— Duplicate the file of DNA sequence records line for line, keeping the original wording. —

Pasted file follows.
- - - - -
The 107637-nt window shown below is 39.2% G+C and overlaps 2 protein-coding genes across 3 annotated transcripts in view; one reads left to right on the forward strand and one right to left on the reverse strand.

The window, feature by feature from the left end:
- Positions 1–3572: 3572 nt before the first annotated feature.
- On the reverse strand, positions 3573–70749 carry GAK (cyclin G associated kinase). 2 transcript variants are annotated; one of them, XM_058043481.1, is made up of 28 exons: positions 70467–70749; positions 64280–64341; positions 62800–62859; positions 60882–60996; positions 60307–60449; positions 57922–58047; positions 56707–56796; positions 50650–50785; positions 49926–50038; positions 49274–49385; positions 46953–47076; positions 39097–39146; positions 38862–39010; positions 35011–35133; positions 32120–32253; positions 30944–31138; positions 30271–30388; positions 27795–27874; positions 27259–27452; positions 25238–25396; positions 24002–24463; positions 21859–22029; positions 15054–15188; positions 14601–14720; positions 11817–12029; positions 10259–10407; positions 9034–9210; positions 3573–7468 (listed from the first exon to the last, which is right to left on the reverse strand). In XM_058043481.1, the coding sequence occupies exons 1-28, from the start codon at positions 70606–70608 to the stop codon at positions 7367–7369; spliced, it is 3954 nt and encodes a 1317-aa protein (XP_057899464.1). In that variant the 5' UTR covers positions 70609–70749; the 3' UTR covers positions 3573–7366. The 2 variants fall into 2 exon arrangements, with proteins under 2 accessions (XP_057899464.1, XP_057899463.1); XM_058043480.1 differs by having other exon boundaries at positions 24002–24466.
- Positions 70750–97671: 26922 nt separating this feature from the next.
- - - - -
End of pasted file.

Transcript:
The 107637-nt window shown below is 39.2% G+C and overlaps 2 protein-coding genes across 3 annotated transcripts in view; one reads left to right on the forward strand and one right to left on the reverse strand.

The window, feature by feature from the left end:
- Positions 1–3572: 3572 nt before the first annotated feature.
- On the reverse strand, positions 3573–70749 carry GAK (cyclin G associated kinase). 2 transcript variants are annotated; one of them, XM_058043481.1, is made up of 28 exons: positions 70467–70749; positions 64280–64341; positions 62800–62859; positions 60882–60996; positions 60307–60449; positions 57922–58047; positions 56707–56796; positions 50650–50785; positions 49926–50038; positions 49274–49385; positions 46953–47076; positions 39097–39146; positions 38862–39010; positions 35011–35133; positions 32120–32253; positions 30944–31138; positions 30271–30388; positions 27795–27874; positions 27259–27452; positions 25238–25396; positions 24002–24463; positions 21859–22029; positions 15054–15188; positions 14601–14720; positions 11817–12029; positions 10259–10407; positions 9034–9210; positions 3573–7468 (listed from the first exon to the last, which is right to left on the reverse strand). In XM_058043481.1, the coding sequence occupies exons 1-28, from the start codon at positions 70606–70608 to the stop codon at positions 7367–7369; spliced, it is 3954 nt and encodes a 1317-aa protein (XP_057899464.1). In that variant the 5' UTR covers positions 70609–70749; the 3' UTR covers positions 3573–7366. The 2 variants fall into 2 exon arrangements, with proteins under 2 accessions (XP_057899464.1, XP_057899463.1); XM_058043480.1 differs by having other exon boundaries at positions 24002–24466.
- Positions 70750–97671: 26922 nt separating this feature from the next.